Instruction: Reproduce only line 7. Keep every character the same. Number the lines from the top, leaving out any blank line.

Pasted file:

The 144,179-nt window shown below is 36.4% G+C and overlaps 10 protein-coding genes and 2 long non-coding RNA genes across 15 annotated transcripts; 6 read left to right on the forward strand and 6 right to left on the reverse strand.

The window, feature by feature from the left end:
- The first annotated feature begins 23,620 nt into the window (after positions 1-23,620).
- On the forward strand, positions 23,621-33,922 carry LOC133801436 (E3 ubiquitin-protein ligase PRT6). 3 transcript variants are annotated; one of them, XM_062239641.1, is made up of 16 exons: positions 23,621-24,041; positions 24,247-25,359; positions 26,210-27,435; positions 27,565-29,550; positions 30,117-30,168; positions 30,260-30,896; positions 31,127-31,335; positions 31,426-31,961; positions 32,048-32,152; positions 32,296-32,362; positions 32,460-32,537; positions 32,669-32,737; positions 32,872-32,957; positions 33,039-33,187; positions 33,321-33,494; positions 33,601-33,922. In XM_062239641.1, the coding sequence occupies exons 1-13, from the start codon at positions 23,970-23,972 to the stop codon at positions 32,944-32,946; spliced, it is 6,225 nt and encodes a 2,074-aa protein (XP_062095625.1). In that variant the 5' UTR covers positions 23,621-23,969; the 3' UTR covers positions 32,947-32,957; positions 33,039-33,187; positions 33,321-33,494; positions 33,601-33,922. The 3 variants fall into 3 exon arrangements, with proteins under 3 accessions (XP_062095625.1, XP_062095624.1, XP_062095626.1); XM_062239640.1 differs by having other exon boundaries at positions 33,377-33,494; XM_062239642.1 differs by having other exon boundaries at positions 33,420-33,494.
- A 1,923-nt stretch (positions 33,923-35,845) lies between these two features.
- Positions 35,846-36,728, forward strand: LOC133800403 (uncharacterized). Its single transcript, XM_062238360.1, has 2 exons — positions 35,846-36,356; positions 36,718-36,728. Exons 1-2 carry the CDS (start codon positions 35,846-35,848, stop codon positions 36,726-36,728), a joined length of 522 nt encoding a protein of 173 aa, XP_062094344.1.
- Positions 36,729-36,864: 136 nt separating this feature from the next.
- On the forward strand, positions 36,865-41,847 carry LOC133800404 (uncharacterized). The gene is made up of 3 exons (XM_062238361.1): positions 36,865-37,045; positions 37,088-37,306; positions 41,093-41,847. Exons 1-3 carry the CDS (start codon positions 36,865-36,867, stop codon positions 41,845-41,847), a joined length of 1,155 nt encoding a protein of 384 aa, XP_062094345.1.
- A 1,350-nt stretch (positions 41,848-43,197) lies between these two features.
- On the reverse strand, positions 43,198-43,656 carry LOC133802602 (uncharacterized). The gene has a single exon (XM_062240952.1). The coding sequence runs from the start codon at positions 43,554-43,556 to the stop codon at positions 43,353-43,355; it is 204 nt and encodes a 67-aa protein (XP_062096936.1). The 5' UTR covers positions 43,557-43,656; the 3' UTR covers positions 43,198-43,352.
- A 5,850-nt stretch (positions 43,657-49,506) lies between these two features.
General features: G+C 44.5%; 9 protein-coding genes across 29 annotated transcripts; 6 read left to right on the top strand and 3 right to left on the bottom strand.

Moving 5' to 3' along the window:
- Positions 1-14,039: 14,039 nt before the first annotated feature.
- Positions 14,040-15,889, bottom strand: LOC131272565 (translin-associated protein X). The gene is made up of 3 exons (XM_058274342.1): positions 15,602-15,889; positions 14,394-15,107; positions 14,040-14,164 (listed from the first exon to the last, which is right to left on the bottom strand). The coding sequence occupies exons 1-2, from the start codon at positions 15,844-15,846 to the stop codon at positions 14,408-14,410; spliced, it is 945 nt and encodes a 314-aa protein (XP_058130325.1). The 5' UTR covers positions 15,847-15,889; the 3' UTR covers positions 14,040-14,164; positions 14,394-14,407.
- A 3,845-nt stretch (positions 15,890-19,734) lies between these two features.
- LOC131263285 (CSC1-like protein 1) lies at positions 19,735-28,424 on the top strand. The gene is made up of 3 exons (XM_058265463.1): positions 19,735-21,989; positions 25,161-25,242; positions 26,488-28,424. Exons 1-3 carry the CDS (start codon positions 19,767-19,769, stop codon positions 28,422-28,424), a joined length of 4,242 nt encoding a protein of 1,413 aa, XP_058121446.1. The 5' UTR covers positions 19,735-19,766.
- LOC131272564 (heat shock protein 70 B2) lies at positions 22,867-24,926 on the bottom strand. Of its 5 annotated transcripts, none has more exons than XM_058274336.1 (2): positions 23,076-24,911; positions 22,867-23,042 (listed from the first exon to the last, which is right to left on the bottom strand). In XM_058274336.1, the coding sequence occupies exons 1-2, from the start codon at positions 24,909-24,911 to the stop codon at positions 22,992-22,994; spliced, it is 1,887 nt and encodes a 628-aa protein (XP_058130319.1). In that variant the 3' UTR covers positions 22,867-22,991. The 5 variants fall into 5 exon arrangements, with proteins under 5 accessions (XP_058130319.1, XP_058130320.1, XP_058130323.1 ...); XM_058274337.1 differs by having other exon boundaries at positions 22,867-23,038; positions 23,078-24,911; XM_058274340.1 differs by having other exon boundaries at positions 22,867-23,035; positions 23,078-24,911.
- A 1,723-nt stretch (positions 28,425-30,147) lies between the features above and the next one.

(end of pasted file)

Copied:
- Positions 36,729-36,864: 136 nt separating this feature from the next.